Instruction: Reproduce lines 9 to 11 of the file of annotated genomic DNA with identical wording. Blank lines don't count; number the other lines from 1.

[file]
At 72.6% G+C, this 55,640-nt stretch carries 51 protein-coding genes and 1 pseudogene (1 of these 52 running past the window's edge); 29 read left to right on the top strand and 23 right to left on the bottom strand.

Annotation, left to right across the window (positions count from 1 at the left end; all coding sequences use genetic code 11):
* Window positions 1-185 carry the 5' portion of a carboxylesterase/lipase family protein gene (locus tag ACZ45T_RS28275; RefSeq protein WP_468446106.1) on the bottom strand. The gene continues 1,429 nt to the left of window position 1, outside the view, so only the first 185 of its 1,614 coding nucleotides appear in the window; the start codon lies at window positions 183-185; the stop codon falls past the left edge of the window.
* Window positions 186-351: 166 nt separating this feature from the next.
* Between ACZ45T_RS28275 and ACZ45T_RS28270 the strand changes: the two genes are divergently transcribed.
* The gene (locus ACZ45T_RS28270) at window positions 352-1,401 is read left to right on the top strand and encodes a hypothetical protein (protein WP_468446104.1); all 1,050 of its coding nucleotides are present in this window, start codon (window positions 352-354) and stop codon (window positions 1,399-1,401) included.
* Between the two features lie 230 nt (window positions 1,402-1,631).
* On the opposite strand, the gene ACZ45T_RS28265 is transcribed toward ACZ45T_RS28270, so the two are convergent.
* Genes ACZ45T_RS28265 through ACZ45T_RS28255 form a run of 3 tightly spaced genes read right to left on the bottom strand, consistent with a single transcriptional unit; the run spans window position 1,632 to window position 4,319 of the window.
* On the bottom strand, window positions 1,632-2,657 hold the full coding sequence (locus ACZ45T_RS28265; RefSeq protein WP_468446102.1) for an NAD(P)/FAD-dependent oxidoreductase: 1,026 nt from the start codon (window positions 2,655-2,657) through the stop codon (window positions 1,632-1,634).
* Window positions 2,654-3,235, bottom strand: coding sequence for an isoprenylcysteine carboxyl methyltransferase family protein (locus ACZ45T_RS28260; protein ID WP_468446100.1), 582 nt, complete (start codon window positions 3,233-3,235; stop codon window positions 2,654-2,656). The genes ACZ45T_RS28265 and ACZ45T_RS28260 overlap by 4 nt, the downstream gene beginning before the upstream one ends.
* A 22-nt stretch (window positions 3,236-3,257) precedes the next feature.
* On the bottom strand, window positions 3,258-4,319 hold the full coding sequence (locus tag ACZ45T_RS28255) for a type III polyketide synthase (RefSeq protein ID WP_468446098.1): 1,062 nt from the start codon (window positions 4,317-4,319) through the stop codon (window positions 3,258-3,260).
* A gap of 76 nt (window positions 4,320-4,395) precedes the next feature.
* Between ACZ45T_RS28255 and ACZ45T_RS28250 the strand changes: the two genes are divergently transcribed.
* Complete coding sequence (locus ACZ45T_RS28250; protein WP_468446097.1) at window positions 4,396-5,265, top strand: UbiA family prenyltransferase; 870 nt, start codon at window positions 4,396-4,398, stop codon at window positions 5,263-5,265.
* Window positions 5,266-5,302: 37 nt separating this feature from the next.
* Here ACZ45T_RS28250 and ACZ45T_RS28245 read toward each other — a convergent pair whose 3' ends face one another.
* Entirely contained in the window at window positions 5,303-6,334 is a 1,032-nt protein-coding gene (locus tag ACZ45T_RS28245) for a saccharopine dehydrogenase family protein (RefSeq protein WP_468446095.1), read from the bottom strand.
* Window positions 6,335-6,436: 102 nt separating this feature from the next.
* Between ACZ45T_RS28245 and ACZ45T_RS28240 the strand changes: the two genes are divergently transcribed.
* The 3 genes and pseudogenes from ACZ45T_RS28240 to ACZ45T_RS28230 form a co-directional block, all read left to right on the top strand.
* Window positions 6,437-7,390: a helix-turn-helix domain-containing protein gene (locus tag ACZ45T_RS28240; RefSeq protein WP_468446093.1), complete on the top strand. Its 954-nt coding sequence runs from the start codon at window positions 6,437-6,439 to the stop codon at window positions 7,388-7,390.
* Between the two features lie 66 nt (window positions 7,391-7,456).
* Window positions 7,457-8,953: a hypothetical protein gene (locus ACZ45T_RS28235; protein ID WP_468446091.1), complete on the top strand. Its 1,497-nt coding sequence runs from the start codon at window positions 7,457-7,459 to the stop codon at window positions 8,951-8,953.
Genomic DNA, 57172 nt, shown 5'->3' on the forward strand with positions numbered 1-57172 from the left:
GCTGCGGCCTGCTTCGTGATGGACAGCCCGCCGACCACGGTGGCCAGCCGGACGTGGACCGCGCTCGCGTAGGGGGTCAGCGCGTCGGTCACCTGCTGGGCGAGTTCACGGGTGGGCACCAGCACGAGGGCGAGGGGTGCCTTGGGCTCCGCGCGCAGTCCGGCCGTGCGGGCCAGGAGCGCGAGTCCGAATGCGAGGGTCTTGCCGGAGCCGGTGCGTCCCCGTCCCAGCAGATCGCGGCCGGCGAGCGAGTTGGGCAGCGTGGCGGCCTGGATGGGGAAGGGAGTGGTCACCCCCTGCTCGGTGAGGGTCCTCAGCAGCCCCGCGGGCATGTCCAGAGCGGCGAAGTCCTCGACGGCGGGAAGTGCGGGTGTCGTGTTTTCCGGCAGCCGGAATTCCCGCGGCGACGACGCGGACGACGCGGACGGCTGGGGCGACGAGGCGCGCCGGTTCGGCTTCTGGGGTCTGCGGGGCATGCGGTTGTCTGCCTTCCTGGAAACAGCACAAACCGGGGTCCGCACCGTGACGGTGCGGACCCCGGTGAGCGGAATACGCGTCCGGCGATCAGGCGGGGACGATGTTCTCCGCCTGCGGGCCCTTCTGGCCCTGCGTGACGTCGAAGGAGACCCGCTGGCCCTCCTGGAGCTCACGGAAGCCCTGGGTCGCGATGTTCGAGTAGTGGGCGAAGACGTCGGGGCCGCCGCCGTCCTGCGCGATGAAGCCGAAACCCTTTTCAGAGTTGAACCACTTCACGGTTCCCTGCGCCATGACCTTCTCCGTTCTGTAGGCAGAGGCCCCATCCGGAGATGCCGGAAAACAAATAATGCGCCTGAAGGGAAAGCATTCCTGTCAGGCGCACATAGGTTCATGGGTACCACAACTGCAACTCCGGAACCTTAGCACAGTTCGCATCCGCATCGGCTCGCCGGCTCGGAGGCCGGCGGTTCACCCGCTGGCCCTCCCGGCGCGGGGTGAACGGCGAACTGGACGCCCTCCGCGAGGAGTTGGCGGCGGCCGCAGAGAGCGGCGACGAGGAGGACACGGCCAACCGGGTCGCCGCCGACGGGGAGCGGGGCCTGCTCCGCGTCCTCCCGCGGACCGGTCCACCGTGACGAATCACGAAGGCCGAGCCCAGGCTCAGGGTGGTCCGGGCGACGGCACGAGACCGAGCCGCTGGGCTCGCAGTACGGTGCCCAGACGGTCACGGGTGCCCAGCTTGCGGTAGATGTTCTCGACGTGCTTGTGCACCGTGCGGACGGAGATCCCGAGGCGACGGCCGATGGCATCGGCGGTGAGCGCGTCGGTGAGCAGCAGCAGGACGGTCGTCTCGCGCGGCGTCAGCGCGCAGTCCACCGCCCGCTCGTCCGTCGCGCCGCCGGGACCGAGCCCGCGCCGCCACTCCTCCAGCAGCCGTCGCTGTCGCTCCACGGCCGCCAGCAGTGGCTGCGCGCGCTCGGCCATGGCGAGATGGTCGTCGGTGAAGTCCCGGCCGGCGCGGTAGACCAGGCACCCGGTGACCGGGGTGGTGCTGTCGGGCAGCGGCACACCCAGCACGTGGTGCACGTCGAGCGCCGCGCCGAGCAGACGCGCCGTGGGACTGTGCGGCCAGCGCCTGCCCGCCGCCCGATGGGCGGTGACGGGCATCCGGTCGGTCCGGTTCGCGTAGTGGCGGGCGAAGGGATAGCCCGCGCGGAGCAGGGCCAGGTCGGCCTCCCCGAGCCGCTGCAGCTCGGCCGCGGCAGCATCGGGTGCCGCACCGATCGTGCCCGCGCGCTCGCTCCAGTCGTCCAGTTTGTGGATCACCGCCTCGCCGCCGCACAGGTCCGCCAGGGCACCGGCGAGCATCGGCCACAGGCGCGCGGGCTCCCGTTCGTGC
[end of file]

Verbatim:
* Genes ACZ45T_RS28265 through ACZ45T_RS28255 form a run of 3 tightly spaced genes read right to left on the bottom strand, consistent with a single transcriptional unit; the run spans window position 1,632 to window position 4,319 of the window.
* On the bottom strand, window positions 1,632-2,657 hold the full coding sequence (locus ACZ45T_RS28265; RefSeq protein WP_468446102.1) for an NAD(P)/FAD-dependent oxidoreductase: 1,026 nt from the start codon (window positions 2,655-2,657) through the stop codon (window positions 1,632-1,634).
* Window positions 2,654-3,235, bottom strand: coding sequence for an isoprenylcysteine carboxyl methyltransferase family protein (locus ACZ45T_RS28260; protein ID WP_468446100.1), 582 nt, complete (start codon window positions 3,233-3,235; stop codon window positions 2,654-2,656). The genes ACZ45T_RS28265 and ACZ45T_RS28260 overlap by 4 nt, the downstream gene beginning before the upstream one ends.